When it comes to white collar crimes, experts are probably close by. That's because financial activities suspected of involving fraud or other illegal activity are often extremely complex.

Take the case of a recent contract pension arrangement by Structured Investments Co. The company was paying returns of 10% to 12% a year drawn from retirees who had exchanged years of future monthly pension checks for an upfront lump sum. Doesn't necessarily sound illegal, right?

Well, according to some experts, the contracts with private pensioners might be unenforceable under the IRS tax code. Federal laws may also prohibit military retirees from assigning their pensions.

Both federal and state laws may list the specific activities that constitute white collar offenses. Consequently, both state and federal agencies may participate in enforcement efforts. The FBI, the IRS, U.S. Customs, the EPA and the SEC are all agencies that have participated in white-collar crime investigations.

However, experts are frequently required to sort through suspected financial activity before it may be determined illegal, a process that usually requires time. For that reason, white collar defendants often learn they are under investigation before formal criminal charges are brought.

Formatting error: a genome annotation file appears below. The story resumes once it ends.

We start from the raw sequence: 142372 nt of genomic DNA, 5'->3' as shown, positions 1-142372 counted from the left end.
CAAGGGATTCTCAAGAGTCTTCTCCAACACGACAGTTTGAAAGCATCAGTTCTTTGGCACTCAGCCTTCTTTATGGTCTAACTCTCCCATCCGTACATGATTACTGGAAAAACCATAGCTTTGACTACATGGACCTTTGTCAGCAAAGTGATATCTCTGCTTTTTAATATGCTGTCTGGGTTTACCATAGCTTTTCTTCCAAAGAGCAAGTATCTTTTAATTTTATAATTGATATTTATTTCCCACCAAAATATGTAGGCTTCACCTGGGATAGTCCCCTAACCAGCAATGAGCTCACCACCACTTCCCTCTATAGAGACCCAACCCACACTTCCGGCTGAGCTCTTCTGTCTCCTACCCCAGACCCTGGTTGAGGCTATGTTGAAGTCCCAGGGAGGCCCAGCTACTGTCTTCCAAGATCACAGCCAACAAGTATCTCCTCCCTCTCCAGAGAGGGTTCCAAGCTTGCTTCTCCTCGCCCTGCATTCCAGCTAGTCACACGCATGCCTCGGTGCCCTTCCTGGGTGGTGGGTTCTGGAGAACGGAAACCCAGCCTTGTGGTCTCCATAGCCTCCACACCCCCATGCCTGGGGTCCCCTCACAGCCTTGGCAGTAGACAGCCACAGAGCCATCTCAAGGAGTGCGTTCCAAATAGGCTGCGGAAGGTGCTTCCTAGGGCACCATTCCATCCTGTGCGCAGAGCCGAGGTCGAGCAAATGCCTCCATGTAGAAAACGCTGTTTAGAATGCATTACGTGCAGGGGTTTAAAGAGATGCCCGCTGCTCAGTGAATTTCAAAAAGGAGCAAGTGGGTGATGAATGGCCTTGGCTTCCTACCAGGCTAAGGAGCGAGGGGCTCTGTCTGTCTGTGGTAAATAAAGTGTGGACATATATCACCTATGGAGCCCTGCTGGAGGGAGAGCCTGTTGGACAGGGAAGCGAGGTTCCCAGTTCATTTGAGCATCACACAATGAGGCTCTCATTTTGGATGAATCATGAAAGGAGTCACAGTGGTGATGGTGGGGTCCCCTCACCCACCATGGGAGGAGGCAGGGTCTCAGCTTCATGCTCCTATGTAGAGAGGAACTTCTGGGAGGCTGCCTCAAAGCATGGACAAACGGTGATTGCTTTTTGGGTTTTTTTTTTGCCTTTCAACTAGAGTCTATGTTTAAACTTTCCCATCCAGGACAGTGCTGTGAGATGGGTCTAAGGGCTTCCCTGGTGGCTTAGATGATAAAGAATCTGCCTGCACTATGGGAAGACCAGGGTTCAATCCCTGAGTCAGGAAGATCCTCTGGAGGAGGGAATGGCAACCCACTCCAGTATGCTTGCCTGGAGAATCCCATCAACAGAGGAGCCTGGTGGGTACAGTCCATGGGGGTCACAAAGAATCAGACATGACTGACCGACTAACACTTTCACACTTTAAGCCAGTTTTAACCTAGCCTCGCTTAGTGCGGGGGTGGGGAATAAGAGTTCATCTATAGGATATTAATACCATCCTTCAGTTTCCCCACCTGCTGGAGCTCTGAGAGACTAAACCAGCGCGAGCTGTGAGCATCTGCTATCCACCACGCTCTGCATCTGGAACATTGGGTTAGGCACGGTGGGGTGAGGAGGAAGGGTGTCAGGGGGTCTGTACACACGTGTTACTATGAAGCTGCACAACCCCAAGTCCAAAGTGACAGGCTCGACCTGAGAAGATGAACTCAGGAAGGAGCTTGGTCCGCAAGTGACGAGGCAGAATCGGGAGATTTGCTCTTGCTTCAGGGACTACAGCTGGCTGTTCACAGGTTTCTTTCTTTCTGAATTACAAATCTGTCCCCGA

If you are the subject of a white collar investigation, don't delay in consulting with an attorney. Typically, the investigation will involve search warrants, regulatory inspections and interviews. An attorney can ensure your rights are protected throughout that process. An attorney will also be your best advocate if the investigation escalates into formal charges or a trial involving witnesses and experts.

Source: Forbes, "Investors Who 'Buy' Pensions Are Buying Trouble," Daniel Fisher and John Wasik, June 6, 2012